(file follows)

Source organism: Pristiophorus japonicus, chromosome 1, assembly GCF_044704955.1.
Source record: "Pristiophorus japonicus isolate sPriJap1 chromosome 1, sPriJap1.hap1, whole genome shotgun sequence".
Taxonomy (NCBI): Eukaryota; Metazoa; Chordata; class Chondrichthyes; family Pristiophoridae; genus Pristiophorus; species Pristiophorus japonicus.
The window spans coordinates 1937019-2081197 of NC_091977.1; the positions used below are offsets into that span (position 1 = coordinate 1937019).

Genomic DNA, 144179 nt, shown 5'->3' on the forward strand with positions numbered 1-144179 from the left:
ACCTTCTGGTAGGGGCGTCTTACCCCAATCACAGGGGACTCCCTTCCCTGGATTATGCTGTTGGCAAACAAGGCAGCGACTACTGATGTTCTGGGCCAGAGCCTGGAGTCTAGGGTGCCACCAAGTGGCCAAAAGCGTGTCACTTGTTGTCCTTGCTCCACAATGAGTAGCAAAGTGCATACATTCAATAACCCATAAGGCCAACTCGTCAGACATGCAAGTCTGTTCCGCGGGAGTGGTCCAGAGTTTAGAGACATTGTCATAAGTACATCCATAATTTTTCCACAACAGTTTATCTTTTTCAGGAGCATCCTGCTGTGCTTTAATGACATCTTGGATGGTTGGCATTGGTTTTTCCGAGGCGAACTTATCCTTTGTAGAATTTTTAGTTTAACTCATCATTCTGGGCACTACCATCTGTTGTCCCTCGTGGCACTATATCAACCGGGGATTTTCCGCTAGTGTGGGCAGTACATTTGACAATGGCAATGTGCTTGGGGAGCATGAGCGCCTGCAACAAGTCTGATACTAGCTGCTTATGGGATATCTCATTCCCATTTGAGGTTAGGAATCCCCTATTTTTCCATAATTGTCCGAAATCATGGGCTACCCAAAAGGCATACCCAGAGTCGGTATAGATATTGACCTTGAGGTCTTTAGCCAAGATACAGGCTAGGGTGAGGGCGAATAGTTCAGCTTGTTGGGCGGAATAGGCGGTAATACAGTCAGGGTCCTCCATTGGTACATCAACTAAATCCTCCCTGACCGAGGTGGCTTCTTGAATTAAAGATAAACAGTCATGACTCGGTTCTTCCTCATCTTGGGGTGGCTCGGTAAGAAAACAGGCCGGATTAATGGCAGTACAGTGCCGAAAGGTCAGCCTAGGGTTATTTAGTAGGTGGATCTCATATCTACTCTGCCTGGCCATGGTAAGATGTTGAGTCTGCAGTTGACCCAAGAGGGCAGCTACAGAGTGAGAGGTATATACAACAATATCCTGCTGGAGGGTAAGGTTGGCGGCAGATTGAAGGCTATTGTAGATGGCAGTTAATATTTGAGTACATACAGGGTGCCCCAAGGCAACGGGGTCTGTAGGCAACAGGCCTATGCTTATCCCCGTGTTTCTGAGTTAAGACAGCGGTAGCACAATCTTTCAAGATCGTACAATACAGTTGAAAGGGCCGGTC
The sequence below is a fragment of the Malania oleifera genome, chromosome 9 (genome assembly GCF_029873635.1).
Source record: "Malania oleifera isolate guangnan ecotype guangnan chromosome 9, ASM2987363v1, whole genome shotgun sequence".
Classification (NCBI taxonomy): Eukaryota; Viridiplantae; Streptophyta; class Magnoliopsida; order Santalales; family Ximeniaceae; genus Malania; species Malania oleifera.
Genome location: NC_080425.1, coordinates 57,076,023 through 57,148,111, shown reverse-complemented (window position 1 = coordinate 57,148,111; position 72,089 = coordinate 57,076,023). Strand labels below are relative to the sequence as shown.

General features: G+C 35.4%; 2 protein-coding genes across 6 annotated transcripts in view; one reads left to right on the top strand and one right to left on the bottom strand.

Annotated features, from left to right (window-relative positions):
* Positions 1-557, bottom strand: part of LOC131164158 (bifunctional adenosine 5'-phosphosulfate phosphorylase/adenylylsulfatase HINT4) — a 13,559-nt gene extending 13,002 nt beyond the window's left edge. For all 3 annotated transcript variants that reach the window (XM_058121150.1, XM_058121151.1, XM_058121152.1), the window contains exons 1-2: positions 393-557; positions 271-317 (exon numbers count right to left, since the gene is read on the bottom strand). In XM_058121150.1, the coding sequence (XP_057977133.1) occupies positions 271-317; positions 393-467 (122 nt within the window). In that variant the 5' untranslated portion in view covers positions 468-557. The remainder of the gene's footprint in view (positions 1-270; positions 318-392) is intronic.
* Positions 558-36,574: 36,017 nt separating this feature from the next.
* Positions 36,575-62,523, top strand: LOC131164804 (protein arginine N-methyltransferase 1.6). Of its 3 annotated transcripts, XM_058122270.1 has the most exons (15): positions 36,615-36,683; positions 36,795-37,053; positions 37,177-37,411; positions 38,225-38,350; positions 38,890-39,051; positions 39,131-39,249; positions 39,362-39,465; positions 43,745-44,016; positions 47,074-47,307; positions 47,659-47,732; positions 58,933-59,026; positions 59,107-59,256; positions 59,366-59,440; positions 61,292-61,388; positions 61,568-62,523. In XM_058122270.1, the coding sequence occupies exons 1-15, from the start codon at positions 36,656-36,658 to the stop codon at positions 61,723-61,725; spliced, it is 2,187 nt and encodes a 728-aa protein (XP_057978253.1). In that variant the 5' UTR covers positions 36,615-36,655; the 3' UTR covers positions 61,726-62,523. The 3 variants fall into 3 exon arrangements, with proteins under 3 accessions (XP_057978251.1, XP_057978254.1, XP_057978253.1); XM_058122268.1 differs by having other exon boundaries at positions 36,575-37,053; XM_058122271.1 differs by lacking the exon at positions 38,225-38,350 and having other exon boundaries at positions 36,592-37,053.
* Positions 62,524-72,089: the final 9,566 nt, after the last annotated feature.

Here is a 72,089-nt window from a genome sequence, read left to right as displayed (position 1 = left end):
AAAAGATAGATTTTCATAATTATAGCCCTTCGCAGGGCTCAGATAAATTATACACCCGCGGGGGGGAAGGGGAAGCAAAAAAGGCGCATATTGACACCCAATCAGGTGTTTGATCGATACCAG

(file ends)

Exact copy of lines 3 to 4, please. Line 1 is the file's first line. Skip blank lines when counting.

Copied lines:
Taxonomy (NCBI): Eukaryota; Metazoa; Chordata; class Chondrichthyes; family Pristiophoridae; genus Pristiophorus; species Pristiophorus japonicus.
The window spans coordinates 1937019-2081197 of NC_091977.1; the positions used below are offsets into that span (position 1 = coordinate 1937019).